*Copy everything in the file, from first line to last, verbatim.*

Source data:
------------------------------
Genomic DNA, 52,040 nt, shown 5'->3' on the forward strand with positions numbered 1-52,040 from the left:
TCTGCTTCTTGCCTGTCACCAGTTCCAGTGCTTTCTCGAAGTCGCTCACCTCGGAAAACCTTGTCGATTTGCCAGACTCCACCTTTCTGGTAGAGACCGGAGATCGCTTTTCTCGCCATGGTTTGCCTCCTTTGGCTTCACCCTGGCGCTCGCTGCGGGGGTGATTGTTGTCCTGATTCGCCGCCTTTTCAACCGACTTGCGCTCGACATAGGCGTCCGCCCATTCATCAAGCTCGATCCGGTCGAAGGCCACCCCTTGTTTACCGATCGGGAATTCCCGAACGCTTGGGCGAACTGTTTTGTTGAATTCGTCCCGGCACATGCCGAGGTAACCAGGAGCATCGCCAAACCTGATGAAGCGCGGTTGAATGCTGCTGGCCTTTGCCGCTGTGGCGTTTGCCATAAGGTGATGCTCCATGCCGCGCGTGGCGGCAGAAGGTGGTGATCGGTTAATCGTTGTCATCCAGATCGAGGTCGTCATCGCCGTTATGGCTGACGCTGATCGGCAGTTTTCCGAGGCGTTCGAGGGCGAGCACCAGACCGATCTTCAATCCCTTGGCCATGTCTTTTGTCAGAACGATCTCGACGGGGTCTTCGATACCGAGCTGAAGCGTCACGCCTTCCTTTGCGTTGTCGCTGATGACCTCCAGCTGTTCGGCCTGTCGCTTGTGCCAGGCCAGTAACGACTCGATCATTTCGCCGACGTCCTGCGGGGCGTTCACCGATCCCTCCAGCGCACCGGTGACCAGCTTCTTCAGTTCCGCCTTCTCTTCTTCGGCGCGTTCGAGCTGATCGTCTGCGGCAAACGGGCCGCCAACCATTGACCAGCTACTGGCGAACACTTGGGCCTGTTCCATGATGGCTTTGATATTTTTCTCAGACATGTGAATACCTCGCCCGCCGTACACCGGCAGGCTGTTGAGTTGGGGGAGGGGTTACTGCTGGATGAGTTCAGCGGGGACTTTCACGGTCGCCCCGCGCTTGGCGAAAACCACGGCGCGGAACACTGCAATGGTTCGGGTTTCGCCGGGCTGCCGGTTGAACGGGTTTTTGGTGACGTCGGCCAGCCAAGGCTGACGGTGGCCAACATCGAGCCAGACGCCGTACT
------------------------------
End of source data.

Genomic DNA, 52,040 nt, shown 5'->3' on the forward strand with positions numbered 1-52,040 from the left:
TCTGCTTCTTGCCTGTCACCAGTTCCAGTGCTTTCTCGAAGTCGCTCACCTCGGAAAACCTTGTCGATTTGCCAGACTCCACCTTTCTGGTAGAGACCGGAGATCGCTTTTCTCGCCATGGTTTGCCTCCTTTGGCTTCACCCTGGCGCTCGCTGCGGGGGTGATTGTTGTCCTGATTCGCCGCCTTTTCAACCGACTTGCGCTCGACATAGGCGTCCGCCCATTCATCAAGCTCGATCCGGTCGAAGGCCACCCCTTGTTTACCGATCGGGAATTCCCGAACGCTTGGGCGAACTGTTTTGTTGAATTCGTCCCGGCACATGCCGAGGTAACCAGGAGCATCGCCAAACCTGATGAAGCGCGGTTGAATGCTGCTGGCCTTTGCCGCTGTGGCGTTTGCCATAAGGTGATGCTCCATGCCGCGCGTGGCGGCAGAAGGTGGTGATCGGTTAATCGTTGTCATCCAGATCGAGGTCGTCATCGCCGTTATGGCTGACGCTGATCGGCAGTTTTCCGAGGCGTTCGAGGGCGAGCACCAGACCGATCTTCAATCCCTTGGCCATGTCTTTTGTCAGAACGATCTCGACGGGGTCTTCGATACCGAGCTGAAGCGTCACGCCTTCCTTTGCGTTGTCGCTGATGACCTCCAGCTGTTCGGCCTGTCGCTTGTGCCAGGCCAGTAACGACTCGATCATTTCGCCGACGTCCTGCGGGGCGTTCACCGATCCCTCCAGCGCACCGGTGACCAGCTTCTTCAGTTCCGCCTTCTCTTCTTCGGCGCGTTCGAGCTGATCGTCTGCGGCAAACGGGCCGCCAACCATTGACCAGCTACTGGCGAACACTTGGGCCTGTTCCATGATGGCTTTGATATTTTTCTCAGACATGTGAATACCTCGCCCGCCGTACACCGGCAGGCTGTTGAGTTGGGGGAGGGGTTACTGCTGGATGAGTTCAGCGGGGACTTTCACGGTCGCCCCGCGCTTGGCGAAAACCACGGCGCGGAACACTGCAATGGTTCGGGTTTCGCCGGGCTGCCGGTTGAACGGGTTTTTGGTGACGTCGGCCAGCCAAGGCTGACGGTGGCCAACATCGAGCCAGACGCCGTACT